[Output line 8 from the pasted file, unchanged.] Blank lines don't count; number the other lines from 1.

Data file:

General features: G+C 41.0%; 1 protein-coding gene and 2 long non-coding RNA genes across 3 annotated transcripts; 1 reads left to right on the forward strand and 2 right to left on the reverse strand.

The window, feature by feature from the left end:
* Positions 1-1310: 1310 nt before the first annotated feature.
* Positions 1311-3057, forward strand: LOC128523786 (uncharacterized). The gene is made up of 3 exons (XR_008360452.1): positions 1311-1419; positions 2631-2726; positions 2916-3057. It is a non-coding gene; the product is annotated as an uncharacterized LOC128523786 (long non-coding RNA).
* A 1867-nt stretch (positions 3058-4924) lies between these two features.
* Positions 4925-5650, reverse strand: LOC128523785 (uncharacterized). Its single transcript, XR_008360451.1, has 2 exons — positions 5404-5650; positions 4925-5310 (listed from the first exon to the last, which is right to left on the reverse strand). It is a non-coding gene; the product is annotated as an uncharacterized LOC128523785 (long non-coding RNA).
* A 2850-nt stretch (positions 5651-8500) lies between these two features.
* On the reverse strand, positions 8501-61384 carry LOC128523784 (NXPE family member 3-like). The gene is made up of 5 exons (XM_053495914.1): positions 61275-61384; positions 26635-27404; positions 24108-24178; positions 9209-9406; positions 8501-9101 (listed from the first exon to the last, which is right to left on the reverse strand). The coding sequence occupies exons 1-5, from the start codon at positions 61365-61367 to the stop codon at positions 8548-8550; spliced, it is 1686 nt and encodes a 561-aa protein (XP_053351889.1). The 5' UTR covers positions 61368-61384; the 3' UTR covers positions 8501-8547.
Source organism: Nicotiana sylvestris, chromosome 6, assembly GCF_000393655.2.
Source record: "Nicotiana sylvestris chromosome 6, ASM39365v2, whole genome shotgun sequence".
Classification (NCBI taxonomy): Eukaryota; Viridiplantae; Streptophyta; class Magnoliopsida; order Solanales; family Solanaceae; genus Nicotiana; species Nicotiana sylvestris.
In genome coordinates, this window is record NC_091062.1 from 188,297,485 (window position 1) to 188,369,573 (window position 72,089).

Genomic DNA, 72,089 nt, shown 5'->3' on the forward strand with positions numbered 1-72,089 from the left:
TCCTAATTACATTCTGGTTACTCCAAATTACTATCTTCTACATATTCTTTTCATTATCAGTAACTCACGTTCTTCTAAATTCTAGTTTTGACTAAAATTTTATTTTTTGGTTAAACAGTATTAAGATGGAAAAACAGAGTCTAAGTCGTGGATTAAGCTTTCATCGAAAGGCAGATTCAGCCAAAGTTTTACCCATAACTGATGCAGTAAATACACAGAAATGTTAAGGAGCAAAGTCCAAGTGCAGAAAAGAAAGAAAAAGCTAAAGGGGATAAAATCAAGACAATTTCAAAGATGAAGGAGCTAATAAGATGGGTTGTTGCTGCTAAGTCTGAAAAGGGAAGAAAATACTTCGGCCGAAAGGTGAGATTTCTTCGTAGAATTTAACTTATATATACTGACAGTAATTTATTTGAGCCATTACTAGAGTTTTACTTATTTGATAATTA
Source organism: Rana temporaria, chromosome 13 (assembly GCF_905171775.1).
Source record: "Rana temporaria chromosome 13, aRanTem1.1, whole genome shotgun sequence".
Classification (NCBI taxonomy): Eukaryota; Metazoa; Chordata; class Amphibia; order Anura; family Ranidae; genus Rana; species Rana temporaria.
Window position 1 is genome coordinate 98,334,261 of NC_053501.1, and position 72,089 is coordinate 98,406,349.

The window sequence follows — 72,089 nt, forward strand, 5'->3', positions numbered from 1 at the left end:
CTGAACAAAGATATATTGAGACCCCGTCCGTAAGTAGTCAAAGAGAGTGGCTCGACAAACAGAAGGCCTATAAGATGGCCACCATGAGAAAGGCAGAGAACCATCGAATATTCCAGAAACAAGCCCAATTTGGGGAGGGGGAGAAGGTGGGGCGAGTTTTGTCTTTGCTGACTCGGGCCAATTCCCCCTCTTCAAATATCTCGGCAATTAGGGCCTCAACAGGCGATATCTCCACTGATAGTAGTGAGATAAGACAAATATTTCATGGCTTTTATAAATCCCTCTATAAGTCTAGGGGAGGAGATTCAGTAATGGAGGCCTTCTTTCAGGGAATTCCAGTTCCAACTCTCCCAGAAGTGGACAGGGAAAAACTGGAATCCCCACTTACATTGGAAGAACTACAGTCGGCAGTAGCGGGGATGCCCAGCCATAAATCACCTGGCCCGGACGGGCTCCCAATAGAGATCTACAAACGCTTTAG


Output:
* On the reverse strand, positions 8501-61384 carry LOC128523784 (NXPE family member 3-like). The gene is made up of 5 exons (XM_053495914.1): positions 61275-61384; positions 26635-27404; positions 24108-24178; positions 9209-9406; positions 8501-9101 (listed from the first exon to the last, which is right to left on the reverse strand). The coding sequence occupies exons 1-5, from the start codon at positions 61365-61367 to the stop codon at positions 8548-8550; spliced, it is 1686 nt and encodes a 561-aa protein (XP_053351889.1). The 5' UTR covers positions 61368-61384; the 3' UTR covers positions 8501-8547.